We see a once-in-a-generation opportunity to make a practical difference to the education and life chances of girls in South Sudan, within the school's catchment area of Amadi, Gbudwe and Maridi states.
Ibba Girls Boarding School aims to provide high quality education for girls aged 10-18+. Rooted in Christian values, the school is open and welcoming to people of all faiths and none.
The school aims to educate and empower young women with the values, knowledge and skills for life, work, and leadership in their local communities and at all levels, in this newest African nation.
To provide a safe, stimulating and supportive environment in which all young people have the freedom and the opportunities to fulfill their unique potential academically, physically, socially and spiritually through dedicated, innovative and enthusiastic teaching and learning.
The school focuses on girls only because so few get the chance of education - about half currently drop out around the age of 10, with many more following suit in subsequent years. We aim to offer places to all girls who have the potential, whatever their background, status, or income.
To fulfil our aim of combining excellence with accessibility, the school is residential, allowing girls from a wide catchment area (about the size of Scotland) to attend and to study safely, shielded from onerous domestic duties, and early marriage and pregnancy.
We also aim to uplift the performance of feeder primary schools in the surrounding area by funding additional teachers, training and books; and also to support the existing literacy and adult education classes available.
In 2008 Professors John Benington and Jean Hartley (both then at Warwick University) were asked by the interim Government of South Sudan to go to Juba, the new capital, to run a series of workshops on public management for newly appointed Government officials.
Bridget Nagomoro was one of these officials, then working in the Ministry of Commerce, Trade and Industry.
Sitting beside the Nile, she told John about a dream she had had, calling her to set up a boarding school for girls in Ibba, the village in which she had been born and brought up. At the time she was one of very few girls from Ibba to have had schooling beyond age 10 (eventually going on to get a University degree).
She asked John to help make her vision real, by developing a detailed plan, and helping to raise the finance needed.
Since then, John has frequently visited Ibba with architect Malcolm Worby and others from the UK, helping Bridget and other local community leaders to develop their plan and to build a girls' residential school for Ibba County and the area of the former Western Equatoria State.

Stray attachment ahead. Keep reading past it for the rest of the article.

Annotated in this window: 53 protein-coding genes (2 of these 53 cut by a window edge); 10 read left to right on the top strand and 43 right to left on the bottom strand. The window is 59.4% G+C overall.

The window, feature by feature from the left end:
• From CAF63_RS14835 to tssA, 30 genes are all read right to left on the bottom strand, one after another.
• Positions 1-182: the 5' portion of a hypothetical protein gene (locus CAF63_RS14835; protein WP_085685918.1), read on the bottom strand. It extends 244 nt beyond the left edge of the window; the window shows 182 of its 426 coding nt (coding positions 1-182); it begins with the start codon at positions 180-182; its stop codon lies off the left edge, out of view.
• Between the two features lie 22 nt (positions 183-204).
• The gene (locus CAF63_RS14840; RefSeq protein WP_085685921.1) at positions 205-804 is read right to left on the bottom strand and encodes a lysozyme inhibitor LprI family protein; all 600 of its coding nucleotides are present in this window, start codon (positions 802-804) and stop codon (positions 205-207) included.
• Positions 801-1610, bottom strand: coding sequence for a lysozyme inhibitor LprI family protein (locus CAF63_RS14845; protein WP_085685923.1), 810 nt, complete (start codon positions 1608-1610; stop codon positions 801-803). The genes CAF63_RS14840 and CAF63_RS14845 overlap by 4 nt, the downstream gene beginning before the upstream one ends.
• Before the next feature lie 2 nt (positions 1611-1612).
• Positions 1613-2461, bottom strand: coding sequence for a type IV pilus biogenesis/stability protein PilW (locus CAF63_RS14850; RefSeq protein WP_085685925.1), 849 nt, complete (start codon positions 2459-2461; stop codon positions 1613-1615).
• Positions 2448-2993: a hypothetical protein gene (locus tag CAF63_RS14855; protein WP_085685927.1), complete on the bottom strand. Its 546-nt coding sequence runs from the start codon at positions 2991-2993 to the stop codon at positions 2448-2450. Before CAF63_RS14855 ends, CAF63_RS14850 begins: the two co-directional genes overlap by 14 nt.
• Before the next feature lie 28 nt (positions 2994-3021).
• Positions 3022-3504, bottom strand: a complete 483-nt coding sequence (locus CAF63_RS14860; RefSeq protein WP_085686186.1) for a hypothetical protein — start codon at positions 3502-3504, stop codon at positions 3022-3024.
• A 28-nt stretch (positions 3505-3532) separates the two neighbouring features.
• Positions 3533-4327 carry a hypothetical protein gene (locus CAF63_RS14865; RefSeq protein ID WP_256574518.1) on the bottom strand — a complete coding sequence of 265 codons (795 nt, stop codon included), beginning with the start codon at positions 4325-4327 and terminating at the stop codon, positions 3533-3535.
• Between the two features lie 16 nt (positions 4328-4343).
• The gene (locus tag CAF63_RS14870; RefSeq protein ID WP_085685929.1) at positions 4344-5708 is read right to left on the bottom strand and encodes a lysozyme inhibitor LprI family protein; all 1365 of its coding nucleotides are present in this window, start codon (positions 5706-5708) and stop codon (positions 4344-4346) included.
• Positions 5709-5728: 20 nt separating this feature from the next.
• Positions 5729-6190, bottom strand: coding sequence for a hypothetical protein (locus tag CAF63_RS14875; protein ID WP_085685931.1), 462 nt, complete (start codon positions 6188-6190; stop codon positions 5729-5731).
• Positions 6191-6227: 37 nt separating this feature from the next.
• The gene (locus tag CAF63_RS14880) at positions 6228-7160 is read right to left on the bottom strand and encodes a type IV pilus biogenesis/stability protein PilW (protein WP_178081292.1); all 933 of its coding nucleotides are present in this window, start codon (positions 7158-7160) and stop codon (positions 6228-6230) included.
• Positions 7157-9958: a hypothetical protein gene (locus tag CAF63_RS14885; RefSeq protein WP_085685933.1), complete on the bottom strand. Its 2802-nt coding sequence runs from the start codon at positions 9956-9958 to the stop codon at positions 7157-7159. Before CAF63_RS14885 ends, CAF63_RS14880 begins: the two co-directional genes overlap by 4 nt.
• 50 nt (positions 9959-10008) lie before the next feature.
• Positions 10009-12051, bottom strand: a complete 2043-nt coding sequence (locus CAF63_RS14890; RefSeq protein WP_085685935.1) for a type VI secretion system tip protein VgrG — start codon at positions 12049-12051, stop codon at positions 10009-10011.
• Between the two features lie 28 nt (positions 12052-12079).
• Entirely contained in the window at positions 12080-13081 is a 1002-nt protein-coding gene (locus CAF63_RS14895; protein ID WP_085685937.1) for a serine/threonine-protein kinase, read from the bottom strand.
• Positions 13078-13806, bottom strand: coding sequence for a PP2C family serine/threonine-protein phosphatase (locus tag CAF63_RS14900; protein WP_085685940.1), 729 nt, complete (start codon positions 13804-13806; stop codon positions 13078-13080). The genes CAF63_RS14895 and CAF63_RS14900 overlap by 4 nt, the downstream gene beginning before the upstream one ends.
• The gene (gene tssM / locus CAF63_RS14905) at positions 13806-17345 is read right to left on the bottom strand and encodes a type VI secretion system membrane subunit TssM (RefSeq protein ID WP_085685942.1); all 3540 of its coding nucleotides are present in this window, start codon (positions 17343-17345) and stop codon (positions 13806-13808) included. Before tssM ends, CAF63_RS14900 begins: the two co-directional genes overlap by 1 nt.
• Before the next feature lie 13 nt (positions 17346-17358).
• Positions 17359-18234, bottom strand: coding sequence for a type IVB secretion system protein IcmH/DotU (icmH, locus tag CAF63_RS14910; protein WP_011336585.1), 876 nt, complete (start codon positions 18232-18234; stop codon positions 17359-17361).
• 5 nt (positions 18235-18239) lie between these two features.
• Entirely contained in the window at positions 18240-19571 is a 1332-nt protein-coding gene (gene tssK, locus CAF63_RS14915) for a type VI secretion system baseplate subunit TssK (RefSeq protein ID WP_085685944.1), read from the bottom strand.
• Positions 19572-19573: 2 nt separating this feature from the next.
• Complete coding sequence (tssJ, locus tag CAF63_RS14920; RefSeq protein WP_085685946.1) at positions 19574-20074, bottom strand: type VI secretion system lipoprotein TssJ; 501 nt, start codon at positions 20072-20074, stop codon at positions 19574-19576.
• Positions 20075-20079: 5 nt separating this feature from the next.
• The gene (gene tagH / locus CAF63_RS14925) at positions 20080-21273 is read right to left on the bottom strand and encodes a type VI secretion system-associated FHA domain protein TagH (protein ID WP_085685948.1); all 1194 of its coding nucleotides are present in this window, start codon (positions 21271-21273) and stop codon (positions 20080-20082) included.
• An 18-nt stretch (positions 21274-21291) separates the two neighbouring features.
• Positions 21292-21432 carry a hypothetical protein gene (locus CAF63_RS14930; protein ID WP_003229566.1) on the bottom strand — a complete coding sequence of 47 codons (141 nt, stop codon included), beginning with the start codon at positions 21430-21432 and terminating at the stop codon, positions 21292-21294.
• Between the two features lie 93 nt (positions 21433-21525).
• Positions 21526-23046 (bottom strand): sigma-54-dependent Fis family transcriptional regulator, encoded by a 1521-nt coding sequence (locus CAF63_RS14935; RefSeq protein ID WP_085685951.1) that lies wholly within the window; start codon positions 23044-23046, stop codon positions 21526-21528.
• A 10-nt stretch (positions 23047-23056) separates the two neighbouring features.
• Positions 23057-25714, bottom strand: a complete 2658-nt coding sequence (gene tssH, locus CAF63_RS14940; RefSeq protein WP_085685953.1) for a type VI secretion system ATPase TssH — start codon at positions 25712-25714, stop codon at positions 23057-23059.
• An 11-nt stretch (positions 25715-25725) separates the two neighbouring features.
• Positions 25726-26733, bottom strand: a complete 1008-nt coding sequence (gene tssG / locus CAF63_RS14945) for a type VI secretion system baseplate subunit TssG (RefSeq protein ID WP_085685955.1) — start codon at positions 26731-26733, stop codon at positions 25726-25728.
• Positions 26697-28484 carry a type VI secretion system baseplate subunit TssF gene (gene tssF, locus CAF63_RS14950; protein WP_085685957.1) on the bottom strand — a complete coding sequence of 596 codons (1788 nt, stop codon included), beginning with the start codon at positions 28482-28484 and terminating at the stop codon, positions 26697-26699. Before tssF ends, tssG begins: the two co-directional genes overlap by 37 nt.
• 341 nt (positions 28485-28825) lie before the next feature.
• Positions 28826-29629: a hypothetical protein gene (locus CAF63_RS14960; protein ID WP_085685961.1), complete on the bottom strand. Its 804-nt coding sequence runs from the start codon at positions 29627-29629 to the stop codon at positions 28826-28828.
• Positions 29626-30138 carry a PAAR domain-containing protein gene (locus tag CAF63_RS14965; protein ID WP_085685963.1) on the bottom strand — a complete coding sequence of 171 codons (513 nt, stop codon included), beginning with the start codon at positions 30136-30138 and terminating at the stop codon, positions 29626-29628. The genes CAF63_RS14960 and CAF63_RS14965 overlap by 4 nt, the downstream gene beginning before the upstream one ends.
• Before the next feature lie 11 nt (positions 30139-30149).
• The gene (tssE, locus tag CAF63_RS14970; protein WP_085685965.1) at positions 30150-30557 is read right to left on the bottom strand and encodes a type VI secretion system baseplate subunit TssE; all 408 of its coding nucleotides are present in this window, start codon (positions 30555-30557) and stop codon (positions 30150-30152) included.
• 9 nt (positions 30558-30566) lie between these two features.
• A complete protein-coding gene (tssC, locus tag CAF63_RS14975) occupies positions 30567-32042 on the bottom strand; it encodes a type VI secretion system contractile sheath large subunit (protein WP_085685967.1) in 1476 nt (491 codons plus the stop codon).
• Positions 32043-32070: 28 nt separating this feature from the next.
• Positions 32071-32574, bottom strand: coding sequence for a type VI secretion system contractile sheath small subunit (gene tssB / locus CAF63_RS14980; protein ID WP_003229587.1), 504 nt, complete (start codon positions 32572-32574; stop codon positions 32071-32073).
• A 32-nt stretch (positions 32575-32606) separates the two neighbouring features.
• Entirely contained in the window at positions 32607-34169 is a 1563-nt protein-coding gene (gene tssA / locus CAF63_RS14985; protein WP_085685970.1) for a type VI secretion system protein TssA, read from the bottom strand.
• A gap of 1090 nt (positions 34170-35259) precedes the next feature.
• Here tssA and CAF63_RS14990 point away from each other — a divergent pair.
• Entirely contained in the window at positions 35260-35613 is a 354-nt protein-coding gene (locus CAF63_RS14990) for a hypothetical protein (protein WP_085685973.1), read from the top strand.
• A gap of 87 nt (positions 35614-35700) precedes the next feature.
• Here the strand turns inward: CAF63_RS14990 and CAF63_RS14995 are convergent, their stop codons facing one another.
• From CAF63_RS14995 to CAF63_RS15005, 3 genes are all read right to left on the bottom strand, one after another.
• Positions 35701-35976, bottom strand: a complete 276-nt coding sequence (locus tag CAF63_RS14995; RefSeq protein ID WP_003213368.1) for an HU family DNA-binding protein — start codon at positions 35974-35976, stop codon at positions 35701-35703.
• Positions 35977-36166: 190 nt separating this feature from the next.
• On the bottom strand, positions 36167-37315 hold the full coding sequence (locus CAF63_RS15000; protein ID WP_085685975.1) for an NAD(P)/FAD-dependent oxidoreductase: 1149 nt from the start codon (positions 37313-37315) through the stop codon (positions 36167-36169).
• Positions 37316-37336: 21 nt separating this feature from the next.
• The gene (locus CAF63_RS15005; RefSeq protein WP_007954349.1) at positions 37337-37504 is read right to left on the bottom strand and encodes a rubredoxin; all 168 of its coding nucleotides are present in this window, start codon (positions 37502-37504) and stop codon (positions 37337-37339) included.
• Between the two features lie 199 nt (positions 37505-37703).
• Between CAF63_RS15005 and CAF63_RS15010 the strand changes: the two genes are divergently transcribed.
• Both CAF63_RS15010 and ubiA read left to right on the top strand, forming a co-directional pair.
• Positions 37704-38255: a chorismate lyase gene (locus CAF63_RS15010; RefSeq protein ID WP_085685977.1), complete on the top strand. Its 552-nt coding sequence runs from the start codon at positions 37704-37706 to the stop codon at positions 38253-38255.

Bridget gave up her job in the national government in Juba to return to Ibba County as local Government Commissioner so that she could be actively involved in developing the school. She mobilized active support for her vision from a wide network of people, including local chiefs and clergy, parents, educators in South Sudan, and government at county, state and national levels.
She donated a large plot of family land on which to build the school and also inspired Severio, another village chief, to give an adjacent plot of land -- making a total of 73 acres available for the school.
In 2011, Friends of Ibba Girls’ School (FIGS) was registered as a UK charity, to support the design, building and development of the school with funding and professional/technical advice (e.g. architecture, design, governance and financial management).
In 2013, Ibba Girls Boarding School was registered under South Sudanese law, with its own body of South Sudanese Trustees and Board of Governors (on which the UK Trustees are represented).
In March 2014, the school opened to its first 40 ten-year-old girl students and marked this achievement with an official Opening Ceremony in June.
After 6 years of planning, fundraising and preparation, we proudly opened Ibba Girls School in March 2014 - with the first classrooms, dormitories and other basic facilities in place, the first teaching staff appointed, and 40 ten-year-old girls from Ibba County and across Amadi, Gbudwe and Maridi states starting their 9 years of schooling.
Since 2014, another 3 cohorts of girls have joined the school, so that it now spans Primary Levels 4 to 7, with 130 girl students living and learning at Ibba with great enthusiasm.
This is a wonderful beginning, but now we need to raise sufficient funding so that in 2018 every current student can continue her education - including the first 40 girls who will then complete Primary School - and another 40 new girls can enrol, receiving the priceless opportunity to learn.
So for Year 5 in 2018, we need:
In parallel with our fundraising efforts, we need to build the capacity of the school as an organisation, strengthening its governance, leadership and management.
Our medium term aim is to complete the building and staffing of the school step by step, to cater for 5 further annual intakes of 40 ten-year-old girls, until the first cohort has completed 9 years of schooling and the school has reached its planned complement of 360 girls.
This period is also crucial for establishing and embedding the ethos, culture and standards of the school.
Our longer-term plan from 2022-2030 is that Ibba Girls Boarding School will move progressively towards financial and organisational sustainability. The South Sudanese Trustees and Board of Governors will gradually take on responsibility for raising up to 80% of the funding for the school. FIGS funding will taper down in planned stages from 100% to perhaps 20%.
Consideration will also be given during this phase to expanding the school to 640 pupils (two intakes of 40 ten-year-girls per year).